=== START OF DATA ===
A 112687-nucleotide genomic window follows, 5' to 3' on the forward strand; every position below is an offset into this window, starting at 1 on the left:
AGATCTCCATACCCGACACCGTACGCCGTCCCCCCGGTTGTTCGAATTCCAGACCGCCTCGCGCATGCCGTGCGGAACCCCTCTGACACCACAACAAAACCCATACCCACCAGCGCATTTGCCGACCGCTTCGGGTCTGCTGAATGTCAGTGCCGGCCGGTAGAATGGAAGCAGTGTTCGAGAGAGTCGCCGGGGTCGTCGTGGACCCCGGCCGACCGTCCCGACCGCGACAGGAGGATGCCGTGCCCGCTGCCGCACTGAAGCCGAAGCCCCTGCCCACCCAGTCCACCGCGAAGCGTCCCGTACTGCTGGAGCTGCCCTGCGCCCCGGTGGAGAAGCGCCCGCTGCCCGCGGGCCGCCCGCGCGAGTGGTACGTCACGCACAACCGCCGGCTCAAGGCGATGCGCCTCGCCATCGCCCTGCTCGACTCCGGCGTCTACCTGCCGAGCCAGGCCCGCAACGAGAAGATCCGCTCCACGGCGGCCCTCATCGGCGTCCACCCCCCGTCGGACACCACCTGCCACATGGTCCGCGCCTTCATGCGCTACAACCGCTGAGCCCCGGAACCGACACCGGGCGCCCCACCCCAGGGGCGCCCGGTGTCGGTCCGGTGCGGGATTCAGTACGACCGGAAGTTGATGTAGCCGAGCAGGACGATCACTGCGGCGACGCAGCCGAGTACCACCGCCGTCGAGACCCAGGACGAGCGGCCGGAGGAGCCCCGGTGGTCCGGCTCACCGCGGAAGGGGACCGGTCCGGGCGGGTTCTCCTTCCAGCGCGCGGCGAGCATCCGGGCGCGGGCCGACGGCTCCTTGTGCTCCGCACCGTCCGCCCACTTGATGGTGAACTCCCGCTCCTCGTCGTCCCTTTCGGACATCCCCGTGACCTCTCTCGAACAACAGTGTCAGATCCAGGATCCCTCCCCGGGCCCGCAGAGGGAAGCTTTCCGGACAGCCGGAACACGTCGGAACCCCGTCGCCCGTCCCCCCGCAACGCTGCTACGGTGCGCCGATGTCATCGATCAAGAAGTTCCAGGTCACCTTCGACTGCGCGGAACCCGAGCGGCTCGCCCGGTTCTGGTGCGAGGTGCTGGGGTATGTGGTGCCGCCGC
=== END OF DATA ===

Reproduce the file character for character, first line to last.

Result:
A 112687-nucleotide genomic window follows, 5' to 3' on the forward strand; every position below is an offset into this window, starting at 1 on the left:
AGATCTCCATACCCGACACCGTACGCCGTCCCCCCGGTTGTTCGAATTCCAGACCGCCTCGCGCATGCCGTGCGGAACCCCTCTGACACCACAACAAAACCCATACCCACCAGCGCATTTGCCGACCGCTTCGGGTCTGCTGAATGTCAGTGCCGGCCGGTAGAATGGAAGCAGTGTTCGAGAGAGTCGCCGGGGTCGTCGTGGACCCCGGCCGACCGTCCCGACCGCGACAGGAGGATGCCGTGCCCGCTGCCGCACTGAAGCCGAAGCCCCTGCCCACCCAGTCCACCGCGAAGCGTCCCGTACTGCTGGAGCTGCCCTGCGCCCCGGTGGAGAAGCGCCCGCTGCCCGCGGGCCGCCCGCGCGAGTGGTACGTCACGCACAACCGCCGGCTCAAGGCGATGCGCCTCGCCATCGCCCTGCTCGACTCCGGCGTCTACCTGCCGAGCCAGGCCCGCAACGAGAAGATCCGCTCCACGGCGGCCCTCATCGGCGTCCACCCCCCGTCGGACACCACCTGCCACATGGTCCGCGCCTTCATGCGCTACAACCGCTGAGCCCCGGAACCGACACCGGGCGCCCCACCCCAGGGGCGCCCGGTGTCGGTCCGGTGCGGGATTCAGTACGACCGGAAGTTGATGTAGCCGAGCAGGACGATCACTGCGGCGACGCAGCCGAGTACCACCGCCGTCGAGACCCAGGACGAGCGGCCGGAGGAGCCCCGGTGGTCCGGCTCACCGCGGAAGGGGACCGGTCCGGGCGGGTTCTCCTTCCAGCGCGCGGCGAGCATCCGGGCGCGGGCCGACGGCTCCTTGTGCTCCGCACCGTCCGCCCACTTGATGGTGAACTCCCGCTCCTCGTCGTCCCTTTCGGACATCCCCGTGACCTCTCTCGAACAACAGTGTCAGATCCAGGATCCCTCCCCGGGCCCGCAGAGGGAAGCTTTCCGGACAGCCGGAACACGTCGGAACCCCGTCGCCCGTCCCCCCGCAACGCTGCTACGGTGCGCCGATGTCATCGATCAAGAAGTTCCAGGTCACCTTCGACTGCGCGGAACCCGAGCGGCTCGCCCGGTTCTGGTGCGAGGTGCTGGGGTATGTGGTGCCGCCGC